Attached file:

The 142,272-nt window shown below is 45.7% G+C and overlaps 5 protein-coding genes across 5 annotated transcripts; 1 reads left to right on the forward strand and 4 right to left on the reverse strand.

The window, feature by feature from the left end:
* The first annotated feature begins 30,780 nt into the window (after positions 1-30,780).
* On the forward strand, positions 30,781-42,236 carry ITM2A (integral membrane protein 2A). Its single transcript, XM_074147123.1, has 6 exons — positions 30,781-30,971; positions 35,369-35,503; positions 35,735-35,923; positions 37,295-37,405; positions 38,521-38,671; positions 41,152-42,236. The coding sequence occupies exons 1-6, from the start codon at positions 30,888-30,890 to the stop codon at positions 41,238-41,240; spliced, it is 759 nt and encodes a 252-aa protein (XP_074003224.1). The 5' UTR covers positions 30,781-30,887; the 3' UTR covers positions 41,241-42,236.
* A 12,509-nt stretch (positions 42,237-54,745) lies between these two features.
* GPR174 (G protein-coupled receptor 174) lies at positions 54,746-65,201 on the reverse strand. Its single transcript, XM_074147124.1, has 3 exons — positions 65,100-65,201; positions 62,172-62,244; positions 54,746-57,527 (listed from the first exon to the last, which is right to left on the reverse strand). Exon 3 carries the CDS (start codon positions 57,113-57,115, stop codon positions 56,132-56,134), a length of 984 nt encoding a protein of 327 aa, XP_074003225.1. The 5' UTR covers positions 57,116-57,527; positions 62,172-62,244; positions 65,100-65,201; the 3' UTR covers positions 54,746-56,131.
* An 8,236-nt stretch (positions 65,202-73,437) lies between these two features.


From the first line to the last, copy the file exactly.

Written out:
The 142,272-nt window shown below is 45.7% G+C and overlaps 5 protein-coding genes across 5 annotated transcripts; 1 reads left to right on the forward strand and 4 right to left on the reverse strand.

The window, feature by feature from the left end:
* The first annotated feature begins 30,780 nt into the window (after positions 1-30,780).
* On the forward strand, positions 30,781-42,236 carry ITM2A (integral membrane protein 2A). Its single transcript, XM_074147123.1, has 6 exons — positions 30,781-30,971; positions 35,369-35,503; positions 35,735-35,923; positions 37,295-37,405; positions 38,521-38,671; positions 41,152-42,236. The coding sequence occupies exons 1-6, from the start codon at positions 30,888-30,890 to the stop codon at positions 41,238-41,240; spliced, it is 759 nt and encodes a 252-aa protein (XP_074003224.1). The 5' UTR covers positions 30,781-30,887; the 3' UTR covers positions 41,241-42,236.
* A 12,509-nt stretch (positions 42,237-54,745) lies between these two features.
* GPR174 (G protein-coupled receptor 174) lies at positions 54,746-65,201 on the reverse strand. Its single transcript, XM_074147124.1, has 3 exons — positions 65,100-65,201; positions 62,172-62,244; positions 54,746-57,527 (listed from the first exon to the last, which is right to left on the reverse strand). Exon 3 carries the CDS (start codon positions 57,113-57,115, stop codon positions 56,132-56,134), a length of 984 nt encoding a protein of 327 aa, XP_074003225.1. The 5' UTR covers positions 57,116-57,527; positions 62,172-62,244; positions 65,100-65,201; the 3' UTR covers positions 54,746-56,131.
* An 8,236-nt stretch (positions 65,202-73,437) lies between these two features.